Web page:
Feb 26, 2010

Tropical birds in French textile motifs

Birds and animals have long been favorite motifs on French textiles.  During the latter part of the 19th century, as private menageries became fashionable amongst the wealthy, textile manufacturers began to incorporate exotic creatures into their designs. Lions and monkeys were favored animal motifs and were usually pictured surrounded by tropical plants and flowers. Parrots and cockatiels joined the multitude of bird motifs already popular in France.
The first two swatches are from the latter part of the 19th century. The brown background piece uses flying parrots, butterflies and palm fronds to set the ambiance. The pale background swatch utilizes colors that were favored in the sunny South of France - blue-green and coral. Palm fronds, banana leaves and ferns set the stage for the jaunty cockatiels and flying parakeets.
The love of exotic and tropical birds persisted into the early 20th century, and textile manufacturers were happy to design for the demand. The first piece below uses the formal French classic stripe pattern, but with a twist. The main motif is an exotic bird, perched on a branch of a local plum tree rather than on a tropical plant. The narrower stripe is filled with bunches of French grapes. 
The middle swatch below is seemingly a glimpse into a winter garden, and includes parrots on peony bushes, mixing local plants with tropical birds. The last swatch has a similar mixture of local and exotic, combining parrots with roses and peonies, in a stylized rendering that looks like a painting.

Feb 19, 2010

Variety with only one color

Monochromatic prints - one color printed on white - have often been used as a method of cost-cutting.  In fact, one of the rationales behind beautiful French toiles was to save money by printing in only one color.

Using a single color can add drama by simplifying, and thus emphasizing the motif.
During the 19th century, the cost of paying a highly-trained and talented artist to create designs for textiles was less than the cost of using complicated printing techniques that required expensive mordants and dyes.
A finely-detailed pattern would be commissioned from an artist for a monochromatic motif. The design was then engraved on printing plates or rollers. The rollers could be used for many printing runs which saved production costs and the use of a single color dye made further cost savings.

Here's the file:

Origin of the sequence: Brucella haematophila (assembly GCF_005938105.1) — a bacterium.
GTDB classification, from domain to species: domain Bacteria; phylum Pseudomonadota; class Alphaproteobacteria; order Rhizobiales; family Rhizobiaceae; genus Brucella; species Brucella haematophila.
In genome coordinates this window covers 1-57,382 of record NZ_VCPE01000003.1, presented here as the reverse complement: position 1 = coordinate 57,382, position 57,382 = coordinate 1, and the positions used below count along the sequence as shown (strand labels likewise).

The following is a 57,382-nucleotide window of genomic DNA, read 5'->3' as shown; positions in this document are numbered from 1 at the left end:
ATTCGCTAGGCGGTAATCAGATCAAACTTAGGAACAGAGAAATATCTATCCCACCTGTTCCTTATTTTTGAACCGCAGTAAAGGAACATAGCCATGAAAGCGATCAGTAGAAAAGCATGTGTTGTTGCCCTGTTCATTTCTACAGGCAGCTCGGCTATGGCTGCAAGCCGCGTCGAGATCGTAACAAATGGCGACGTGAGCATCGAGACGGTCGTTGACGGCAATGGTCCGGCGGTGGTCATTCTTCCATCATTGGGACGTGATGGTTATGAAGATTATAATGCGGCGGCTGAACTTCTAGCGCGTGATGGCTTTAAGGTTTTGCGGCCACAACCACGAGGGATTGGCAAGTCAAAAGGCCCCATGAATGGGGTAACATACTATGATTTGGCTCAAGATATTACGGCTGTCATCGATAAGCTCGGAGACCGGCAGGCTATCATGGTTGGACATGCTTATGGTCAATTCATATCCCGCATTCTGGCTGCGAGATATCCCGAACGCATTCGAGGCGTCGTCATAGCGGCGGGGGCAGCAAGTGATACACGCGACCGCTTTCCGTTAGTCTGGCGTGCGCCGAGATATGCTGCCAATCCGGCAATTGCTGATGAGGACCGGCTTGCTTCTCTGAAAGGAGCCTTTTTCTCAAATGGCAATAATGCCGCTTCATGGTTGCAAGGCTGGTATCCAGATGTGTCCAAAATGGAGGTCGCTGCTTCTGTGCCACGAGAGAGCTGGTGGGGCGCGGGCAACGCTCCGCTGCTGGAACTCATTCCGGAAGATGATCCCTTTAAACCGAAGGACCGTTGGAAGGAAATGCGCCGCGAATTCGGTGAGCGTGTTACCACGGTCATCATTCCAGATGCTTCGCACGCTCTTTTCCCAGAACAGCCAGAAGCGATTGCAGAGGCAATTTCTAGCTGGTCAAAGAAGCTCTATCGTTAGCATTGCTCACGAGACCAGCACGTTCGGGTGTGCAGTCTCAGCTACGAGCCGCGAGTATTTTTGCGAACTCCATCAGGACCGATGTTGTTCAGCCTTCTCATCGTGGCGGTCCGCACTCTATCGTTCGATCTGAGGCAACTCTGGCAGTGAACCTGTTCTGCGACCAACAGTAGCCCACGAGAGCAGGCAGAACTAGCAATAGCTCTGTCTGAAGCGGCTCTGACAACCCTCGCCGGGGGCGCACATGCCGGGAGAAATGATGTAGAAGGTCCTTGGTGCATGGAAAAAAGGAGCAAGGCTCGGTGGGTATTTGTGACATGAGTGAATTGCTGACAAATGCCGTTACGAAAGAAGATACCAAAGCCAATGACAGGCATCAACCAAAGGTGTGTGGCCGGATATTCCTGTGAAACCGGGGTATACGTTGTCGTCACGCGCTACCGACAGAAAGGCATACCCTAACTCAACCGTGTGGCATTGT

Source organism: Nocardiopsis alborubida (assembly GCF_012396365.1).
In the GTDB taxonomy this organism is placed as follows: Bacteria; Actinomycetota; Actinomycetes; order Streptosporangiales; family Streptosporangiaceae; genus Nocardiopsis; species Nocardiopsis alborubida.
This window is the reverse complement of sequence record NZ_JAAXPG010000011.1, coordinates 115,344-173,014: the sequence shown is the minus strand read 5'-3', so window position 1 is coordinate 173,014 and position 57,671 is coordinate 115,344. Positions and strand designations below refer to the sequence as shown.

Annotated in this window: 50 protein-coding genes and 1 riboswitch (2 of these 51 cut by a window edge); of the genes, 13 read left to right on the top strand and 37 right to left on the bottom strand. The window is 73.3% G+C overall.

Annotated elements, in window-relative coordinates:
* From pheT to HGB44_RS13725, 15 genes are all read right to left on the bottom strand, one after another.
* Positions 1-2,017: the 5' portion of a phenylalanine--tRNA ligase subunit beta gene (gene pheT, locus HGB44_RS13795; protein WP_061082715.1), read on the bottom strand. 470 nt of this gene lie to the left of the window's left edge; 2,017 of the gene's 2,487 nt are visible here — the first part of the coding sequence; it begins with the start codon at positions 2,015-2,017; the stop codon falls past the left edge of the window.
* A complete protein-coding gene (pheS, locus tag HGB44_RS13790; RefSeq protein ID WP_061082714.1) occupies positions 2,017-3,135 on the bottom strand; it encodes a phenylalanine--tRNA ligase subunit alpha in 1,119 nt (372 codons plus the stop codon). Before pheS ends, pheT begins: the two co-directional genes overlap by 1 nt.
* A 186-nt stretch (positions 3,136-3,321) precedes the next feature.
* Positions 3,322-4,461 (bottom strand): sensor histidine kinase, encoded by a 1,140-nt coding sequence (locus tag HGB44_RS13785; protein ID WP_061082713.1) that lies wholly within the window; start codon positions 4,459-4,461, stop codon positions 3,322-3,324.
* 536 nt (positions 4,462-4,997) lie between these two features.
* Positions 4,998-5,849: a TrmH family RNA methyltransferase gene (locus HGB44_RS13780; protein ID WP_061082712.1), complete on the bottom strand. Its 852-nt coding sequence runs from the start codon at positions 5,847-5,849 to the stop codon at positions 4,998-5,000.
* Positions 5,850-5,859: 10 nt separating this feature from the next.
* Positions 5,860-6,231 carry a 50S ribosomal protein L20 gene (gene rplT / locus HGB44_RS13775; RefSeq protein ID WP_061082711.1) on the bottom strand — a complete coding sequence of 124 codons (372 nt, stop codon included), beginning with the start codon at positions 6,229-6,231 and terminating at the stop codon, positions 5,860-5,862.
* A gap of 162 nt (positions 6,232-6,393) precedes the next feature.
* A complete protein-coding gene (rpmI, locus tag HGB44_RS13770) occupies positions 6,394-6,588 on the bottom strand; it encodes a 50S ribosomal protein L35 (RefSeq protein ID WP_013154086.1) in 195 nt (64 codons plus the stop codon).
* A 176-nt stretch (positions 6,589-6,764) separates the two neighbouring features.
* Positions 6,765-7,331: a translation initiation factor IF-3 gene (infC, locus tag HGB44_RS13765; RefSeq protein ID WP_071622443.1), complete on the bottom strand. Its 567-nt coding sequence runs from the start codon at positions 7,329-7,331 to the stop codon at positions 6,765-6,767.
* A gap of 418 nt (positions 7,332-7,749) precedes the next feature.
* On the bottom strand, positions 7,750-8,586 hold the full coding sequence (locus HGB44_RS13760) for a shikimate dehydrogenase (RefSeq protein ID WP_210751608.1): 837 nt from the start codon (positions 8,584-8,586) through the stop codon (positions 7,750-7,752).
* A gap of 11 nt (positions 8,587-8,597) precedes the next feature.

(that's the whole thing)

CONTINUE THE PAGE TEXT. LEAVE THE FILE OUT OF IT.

The first example below of a monochromatic print is the charming toile based on neoclassical motifs and includes cherubs, squirrels, parrots and butterflies.  The second example is a 19th century red on white, but with a complicated tonal pattern that required more than one pass of the printing plate.

The motif becomes all-important as can be seen in these examples. The blue on white and the red on white are both 19th century prints.  Both of these prints are on a fancier cotton with a woven stripe pattern. The green on white is a 1930s stylized motif on a plain cotton.

In the next pair, one color printed on white, the designer has left the motif white and has used the color on the background instead. The orange example is a 19th century fabric and the green is from early 20th century.

Feb 12, 2010

French antique scenic fabrics

A popular motif in French textile design, especially during the 19th century, has been a scenic vignette - a snapshot of an aspect of life - framed with foliage and flowers. The people portrayed in these small stories varied widely and could include characters from the ancienne regime or farmers or even children. Romantic and celebratory themes were popular.
We'll start with the most unusual, which are pieces that depicted children. The first piece below, from late 19th century, shows children and animals at play. The second shows children, preteens really, at work.

 Tranquil country folks with their animals, usually from a bygone era, was a recurring theme and was often mixed with romantic idealism. The first two pictures below are from a 19th century quilt and depict a young lady tending her sheep. The next two are 19th century fabrics with a decidedly romatic theme. In the first, a young man plays flute for his young lady who is caressing a lamb and next, a young man leaves roses for a young lady asleep in the garden.

The last two are 19th century fabrics depicting a romanticized interpretation of country life during the ancienne regime, the years prior to the French Revolution. 

Feb 5, 2010

A ritual for writing checks

Writing checks is never much fun, and luckily, electronic payment systems have lessened that burden.

Elsie de Wolfe, who created the art of interior decoration and who promoted the beauty of French fabrics and French design, added interest and drama to her life's daily events that would otherewise be mundane. Her dramatic ritual for writing checks appeared in a small note in the January 9, 1926 issue of The New Yorker.

"Elsie de Wolfe makes rite of writing checks. The check book is kept on a rare Italian piece, elevated as an altar. The book is bound in rich leather. Miss de Wolfe mounts the altar, draws on her slender hands a pair of gloves which match perfectly the shade of leather binding the book, and proceeds to pen the document to order of whoever it may be."

VoilĂ . Extraordinary.